While the pandemic has taken away many of life’s enjoyable aspects, it has forced us to slow down, reflect and think about who we are, as individuals and as a society. This is a unique and defining moment and has given us much to think and read about since we issued our last reading list.
Summer brought a slight reprieve from the grips of the pandemic, but as the weather has cooled, the sobering reality of the second wave has set in. While recent vaccine news from Pfizer, Moderna and Oxford has offered hope, distribution will be one of the greatest logistical challenges (more on this later) and “Vaccine Nationalism” may ensure distribution is unequal. This serves as a reminder that the pandemic will likely play out well in 2021 and the path to a post COVID world will be bumpy.
The US election, while chaotic and unprecedented, yielded a clear winner without major social unrest. The transition period is finally underway and the stock market has responded positively. As of late November, the S&P 500 is 7% higher than the highs set in February 2020. All indications point towards continued monetary stimulus programs by key central banks moving into 2021.
With time for societal introspection, we are seeing certain ESG trends accelerate. Recently Canada’s eight largest pension fund managers (responsible for $1.6-trillion in assets), issued a joint call for corporations to improve and standardize their ESG disclosures. The group has agreed on the best framework for ESG reporting as they look to shift behaviour within Canadian corporations. We can likely expect this trend to continue as the pandemic has put a spotlight on so many ESG issues.
On the home front, we are seeing a shift from urban centres to the suburbs and more rural areas as remote working offers new flexibility and the enjoyable benefits of living in a city temporarily fade. Real estate prices have surged in many Canadian suburbs with the hottest areas in the Greater Toronto Area being Ajax, Burlington and Brampton. Similar trends can be seen in British Columbia with real estate surging in the Sunshine Coast. It is unknown if this trend will continue in a post-vaccine world, but for the time being space means more than just square feet.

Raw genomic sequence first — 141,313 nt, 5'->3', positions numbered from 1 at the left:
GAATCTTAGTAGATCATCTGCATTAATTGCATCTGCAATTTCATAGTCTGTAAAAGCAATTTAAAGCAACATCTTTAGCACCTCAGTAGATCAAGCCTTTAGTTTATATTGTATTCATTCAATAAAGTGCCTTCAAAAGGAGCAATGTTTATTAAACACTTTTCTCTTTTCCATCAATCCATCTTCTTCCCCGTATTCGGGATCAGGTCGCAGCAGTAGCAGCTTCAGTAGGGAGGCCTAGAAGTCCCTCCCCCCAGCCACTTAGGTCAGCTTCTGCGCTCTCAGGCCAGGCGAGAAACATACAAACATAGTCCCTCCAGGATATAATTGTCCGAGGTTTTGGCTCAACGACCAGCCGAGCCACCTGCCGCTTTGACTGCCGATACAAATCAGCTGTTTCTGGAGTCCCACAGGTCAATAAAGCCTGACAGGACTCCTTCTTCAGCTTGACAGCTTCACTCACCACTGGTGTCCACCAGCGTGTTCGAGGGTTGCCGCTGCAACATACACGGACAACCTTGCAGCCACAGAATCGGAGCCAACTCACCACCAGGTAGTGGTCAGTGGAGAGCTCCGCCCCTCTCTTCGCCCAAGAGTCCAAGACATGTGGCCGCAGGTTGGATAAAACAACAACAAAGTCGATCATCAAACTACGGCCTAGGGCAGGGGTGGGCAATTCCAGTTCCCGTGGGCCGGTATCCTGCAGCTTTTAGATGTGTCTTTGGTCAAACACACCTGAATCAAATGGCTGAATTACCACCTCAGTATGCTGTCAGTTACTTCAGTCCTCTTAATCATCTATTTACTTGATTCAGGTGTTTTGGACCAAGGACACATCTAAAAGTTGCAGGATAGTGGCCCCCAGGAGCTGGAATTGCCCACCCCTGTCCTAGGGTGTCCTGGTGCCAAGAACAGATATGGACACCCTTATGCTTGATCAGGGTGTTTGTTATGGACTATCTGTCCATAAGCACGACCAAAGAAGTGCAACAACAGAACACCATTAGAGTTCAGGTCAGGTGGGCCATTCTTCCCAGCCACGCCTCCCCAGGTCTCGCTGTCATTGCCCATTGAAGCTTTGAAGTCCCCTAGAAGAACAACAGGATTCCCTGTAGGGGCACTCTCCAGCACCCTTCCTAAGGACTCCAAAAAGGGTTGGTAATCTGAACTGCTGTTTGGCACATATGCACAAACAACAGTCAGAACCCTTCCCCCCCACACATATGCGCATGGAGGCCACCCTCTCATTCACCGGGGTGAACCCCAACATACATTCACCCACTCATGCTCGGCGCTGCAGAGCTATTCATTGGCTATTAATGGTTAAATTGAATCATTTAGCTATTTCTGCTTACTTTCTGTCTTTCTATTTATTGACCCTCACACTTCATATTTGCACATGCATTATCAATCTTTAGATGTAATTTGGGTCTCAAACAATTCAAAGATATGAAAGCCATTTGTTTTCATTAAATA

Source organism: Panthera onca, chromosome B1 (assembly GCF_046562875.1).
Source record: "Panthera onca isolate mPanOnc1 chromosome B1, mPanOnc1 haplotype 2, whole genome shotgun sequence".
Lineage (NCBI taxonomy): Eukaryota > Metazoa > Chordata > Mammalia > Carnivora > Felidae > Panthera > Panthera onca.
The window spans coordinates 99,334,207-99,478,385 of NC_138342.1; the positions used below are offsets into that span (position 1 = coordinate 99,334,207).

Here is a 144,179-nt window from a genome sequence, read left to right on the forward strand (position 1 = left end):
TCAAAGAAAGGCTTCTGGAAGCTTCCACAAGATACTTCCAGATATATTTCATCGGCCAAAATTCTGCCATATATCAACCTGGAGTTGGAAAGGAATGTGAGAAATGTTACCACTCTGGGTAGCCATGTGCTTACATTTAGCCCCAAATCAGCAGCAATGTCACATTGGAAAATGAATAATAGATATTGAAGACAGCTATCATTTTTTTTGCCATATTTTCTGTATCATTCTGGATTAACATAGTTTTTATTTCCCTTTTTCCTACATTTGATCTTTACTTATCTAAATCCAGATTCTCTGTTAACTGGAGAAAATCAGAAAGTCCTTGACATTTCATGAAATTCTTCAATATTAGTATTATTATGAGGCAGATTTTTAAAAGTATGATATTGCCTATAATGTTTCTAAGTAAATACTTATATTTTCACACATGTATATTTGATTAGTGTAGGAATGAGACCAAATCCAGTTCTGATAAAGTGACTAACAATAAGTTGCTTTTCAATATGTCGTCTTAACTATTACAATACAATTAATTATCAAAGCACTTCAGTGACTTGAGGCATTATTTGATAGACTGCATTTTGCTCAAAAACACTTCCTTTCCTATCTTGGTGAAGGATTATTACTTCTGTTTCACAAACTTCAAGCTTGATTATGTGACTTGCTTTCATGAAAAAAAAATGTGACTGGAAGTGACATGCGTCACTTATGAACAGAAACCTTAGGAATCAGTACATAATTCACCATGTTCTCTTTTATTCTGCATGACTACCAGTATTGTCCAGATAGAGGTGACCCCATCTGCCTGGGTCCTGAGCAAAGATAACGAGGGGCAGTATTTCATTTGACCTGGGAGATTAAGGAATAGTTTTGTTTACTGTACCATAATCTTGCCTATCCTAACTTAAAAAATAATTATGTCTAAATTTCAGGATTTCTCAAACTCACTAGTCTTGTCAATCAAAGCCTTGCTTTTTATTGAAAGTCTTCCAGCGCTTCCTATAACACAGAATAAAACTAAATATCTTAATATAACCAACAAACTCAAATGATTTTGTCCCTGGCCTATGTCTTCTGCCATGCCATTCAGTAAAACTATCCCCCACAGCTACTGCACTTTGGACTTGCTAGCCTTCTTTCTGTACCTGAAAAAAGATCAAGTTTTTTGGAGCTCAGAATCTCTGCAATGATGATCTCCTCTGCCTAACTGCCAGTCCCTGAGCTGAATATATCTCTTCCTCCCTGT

As we head into a quieter holiday season, we’ve curated our latest reading list. 2020 continues to offer plenty of thought provoking reading material. I hope you enjoy the below selection of content and wish you and your family a safe, healthy and enjoyable holiday season.
Advisor Perspectives: If Buffett Were a Fund Manager
This interesting analytical piece looks at whether Buffet would have the same confidence from investors if he were a fund manager. The article touches on one of the biggest mistakes investors make: “treating three years as a long time, five years as a very long time, and 10 years as an eternity”.
Morgan Housel: The Three Sides of Risk
Northwood Reading List favourite Morgan Housel tells a harrowing story which shaped his view of risk for life. It reminds us of the three distinct sides of risk and how one can often only be learned through experience.
Psyche: How to Have a Difficult Conversation
Adar Cohen – a conflict resolution expert and mediator – lays out the foundation for having a difficult conversation. In this thoughtful guide, Adar highlights how you can engineer a difficult conversation to reduce the amount of time spent “digging in the muck”.
Gates Notes: COVID-19 is Awful. Climate Change Could be Worse.
Bill Gates explains how it is remarkable that we are still on track to emit 92% as much carbon in 2020 as we did last year, even though activity has declined significantly. He touches on how reducing emissions is costing much more than economists consider reasonable and how climate change could be much more deadly than the pandemic in future years.